In the end, Sturm’s piece suffers from a conception of free speech that nobody really holds, from his subsequent conclusion that free speech and positive social change work against each other, and from his failure to be explicit about what he recommends. He winds up sounding like a pablum-fed liberal whose message is simply this: “Why can’t we be nice to each other?”

A new liberal website—and some pieces to read

I’m not sure when the website Areo Magazine started, but it was just called to my attention, and, like Quillette, it’s worth following as a liberal website that eschews the excesses and authoritarianism of the Regressive Left. It’s edited by Malhar Mali, who told me that the site “is focused around Free Expression, Humanism, Politics, Culture, and Science.”  I’ve put screenshots below of a few recent articles, which you can read simply by clicking on the screenshot. As you can see from this sample, it’s a progressive site that’s also critical of the excesses of the Left. Have a look.









And speaking of Quillette, here are two new articles worth a look (again, click on the screenshot to go to the pieces):




As I looked through both websites, and read some of these pieces, I felt once again the loss of Christopher Hitchens. Imagine what he’d have to say these days about the excesses of the Left—particularly its attacks on free speech! No one has (or can!) step up to fill his shoes.


Nesting time!

My squirrels have waxed plump and fluffy over the winter on their diet of seeds, nuts, and pecans. Now it’s clearly time for them to build their nests before the breeding season. This one was attracted to my breakfast buffet, but dropped the leaves (temporarily) on the windowsill to have a peanut or two:


Readers’ wildlife photos

We have a potpourri of Ceiling Cat’s creatures today; don’t forget to keep sending in your good wildlife photos (please, nothing out of focus).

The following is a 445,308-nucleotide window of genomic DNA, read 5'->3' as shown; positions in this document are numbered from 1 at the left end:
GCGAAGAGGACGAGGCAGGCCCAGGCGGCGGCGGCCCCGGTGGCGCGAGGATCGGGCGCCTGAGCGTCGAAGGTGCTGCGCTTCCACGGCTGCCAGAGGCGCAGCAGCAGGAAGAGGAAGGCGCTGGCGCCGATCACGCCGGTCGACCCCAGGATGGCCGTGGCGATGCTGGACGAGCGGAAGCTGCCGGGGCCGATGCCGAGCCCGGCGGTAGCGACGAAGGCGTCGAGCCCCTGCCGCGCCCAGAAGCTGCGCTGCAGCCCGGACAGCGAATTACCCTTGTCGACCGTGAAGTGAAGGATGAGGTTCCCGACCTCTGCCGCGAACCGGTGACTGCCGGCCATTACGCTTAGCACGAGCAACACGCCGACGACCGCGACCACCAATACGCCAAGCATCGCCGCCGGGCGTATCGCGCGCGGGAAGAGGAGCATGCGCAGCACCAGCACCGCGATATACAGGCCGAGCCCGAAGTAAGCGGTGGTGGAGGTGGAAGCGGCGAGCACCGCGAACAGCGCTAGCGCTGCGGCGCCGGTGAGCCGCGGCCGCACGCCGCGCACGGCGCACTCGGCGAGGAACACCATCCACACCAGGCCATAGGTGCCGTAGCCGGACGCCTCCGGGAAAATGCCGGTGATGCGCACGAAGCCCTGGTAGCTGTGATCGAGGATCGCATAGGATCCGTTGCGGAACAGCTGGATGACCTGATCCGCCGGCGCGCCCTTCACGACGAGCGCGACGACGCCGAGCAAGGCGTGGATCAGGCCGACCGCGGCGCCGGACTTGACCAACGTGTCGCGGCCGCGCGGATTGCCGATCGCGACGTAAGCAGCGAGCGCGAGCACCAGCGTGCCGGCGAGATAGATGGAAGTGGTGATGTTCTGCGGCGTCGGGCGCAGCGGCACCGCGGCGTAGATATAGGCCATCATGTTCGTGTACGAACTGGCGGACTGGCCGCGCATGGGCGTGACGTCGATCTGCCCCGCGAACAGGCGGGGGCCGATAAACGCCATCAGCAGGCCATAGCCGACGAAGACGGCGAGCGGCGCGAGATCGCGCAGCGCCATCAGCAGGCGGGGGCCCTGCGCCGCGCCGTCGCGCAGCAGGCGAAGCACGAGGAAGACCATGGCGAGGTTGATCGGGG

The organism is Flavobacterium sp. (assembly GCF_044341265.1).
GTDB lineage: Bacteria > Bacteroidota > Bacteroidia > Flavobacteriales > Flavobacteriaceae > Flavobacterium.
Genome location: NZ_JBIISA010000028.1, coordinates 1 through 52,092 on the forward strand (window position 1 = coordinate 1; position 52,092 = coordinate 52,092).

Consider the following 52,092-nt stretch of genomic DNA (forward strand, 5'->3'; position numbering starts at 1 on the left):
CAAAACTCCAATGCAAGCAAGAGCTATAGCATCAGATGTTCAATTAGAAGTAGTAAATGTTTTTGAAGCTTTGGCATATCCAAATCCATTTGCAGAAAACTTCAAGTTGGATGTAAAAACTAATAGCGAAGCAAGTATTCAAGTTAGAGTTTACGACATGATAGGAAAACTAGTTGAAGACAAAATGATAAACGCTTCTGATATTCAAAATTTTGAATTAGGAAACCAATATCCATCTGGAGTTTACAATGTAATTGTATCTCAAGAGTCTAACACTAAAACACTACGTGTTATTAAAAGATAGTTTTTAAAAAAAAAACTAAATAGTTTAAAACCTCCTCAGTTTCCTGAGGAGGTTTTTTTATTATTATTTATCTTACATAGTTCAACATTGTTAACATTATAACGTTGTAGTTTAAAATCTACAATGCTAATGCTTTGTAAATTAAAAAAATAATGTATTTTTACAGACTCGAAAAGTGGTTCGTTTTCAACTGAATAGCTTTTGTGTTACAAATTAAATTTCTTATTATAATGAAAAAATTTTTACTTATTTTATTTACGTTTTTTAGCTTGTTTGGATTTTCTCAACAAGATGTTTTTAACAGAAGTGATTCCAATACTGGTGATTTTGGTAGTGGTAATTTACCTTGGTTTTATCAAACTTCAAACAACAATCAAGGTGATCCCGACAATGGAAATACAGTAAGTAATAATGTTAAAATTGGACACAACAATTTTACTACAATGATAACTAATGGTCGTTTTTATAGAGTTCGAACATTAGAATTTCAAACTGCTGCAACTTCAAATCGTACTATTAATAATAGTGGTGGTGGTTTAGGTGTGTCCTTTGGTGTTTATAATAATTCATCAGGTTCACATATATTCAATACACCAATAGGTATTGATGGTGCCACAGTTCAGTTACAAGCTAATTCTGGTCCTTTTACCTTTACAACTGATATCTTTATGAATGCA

Here’s a garden spider from reader Kevin Eisken; does anyone know the species?


Reader Roh Shaw sent a photo that may be a a Clark’s spiny lizard (Sceloporus clarkii) from Tucson, Arizona.


Reader Garry VanGelderen sent three pictures of a red fox (Vulpes vulpes), the first on February 20.


The next day we got another shot:

The same fox  (that I sent you a pic of yesterday) showed up again this morning. Got 2 shots of through a (dirty) window. In the first pic he is crouching to listen for a prey animal (most likely a vole) that is somewhere under the snow. In the second pic he is getting ready to do the classic jump-dive. Missed that last shot of the dive: he didn’t get his target. Saw him do it later again further away from the house and he did get something. I couldn’t identify what it was.



And a bunch of nature photos from reader Nicole Reggia, who lives in eastern Pennsylvania. I’ll leave it to you to identify the species:









My favorite is this picture of damselflies mating en masse:



Monday: Hili dialogue (and Leon monologue)

It’s Monday again: February 27, 2017, and remember that tomorrow is the last day of the month. Today is a double food holiday: National Strawberry Day and National Kahlua Day. It’s also International Polar Bear Day, so give a thought to an animal most likely doomed by global warming.

On this day in 1900, the British Labour Party was founded and, on February 27, 1933, the Reichstag Fire took place in Berlin. The Nazis, who may have set the fire themselves, blamed a Dutch communist, which gave them the excuse to crack down on Germany and solidify their power. On this day in 1940, carbon-14 was discovered by Martin Kamen and Sam Rubin; it proved a valuable way to date more recent organic artifacts, but that took 9 years and the technical expertise of Willard Libby, who won the Nobel Prize in Chemistry for radiocarbon dating. Finally, on February 27, 1951, the 22nd Amendment to the Constitution was ratified, limiting American Presidents to two terms in office. (Franklin Roosevelt was elected for four terms.)

Notables born on this day include Hugo Black (1886), Marian Anderson (1897), John Steinbeck (1902), Lawrence Durrell (1912; read his superb Alexandria Quartet), Elizabeth Taylor (1932), and Alan Guth (1947). Those who died on this day include Ivan Pavlov (1936), Frankie Lymon (1968), Konrad Lorenz (1989), Spike Milligan (2002), William F. Buckley, Jr. (2008), and Van Cliburn (2013).  Meanwhile in Dobrzyn, editor Hili is kvetching to Andrzej about the disarray of the newsroom:

Hili: Is it possible that he ever tidies this up?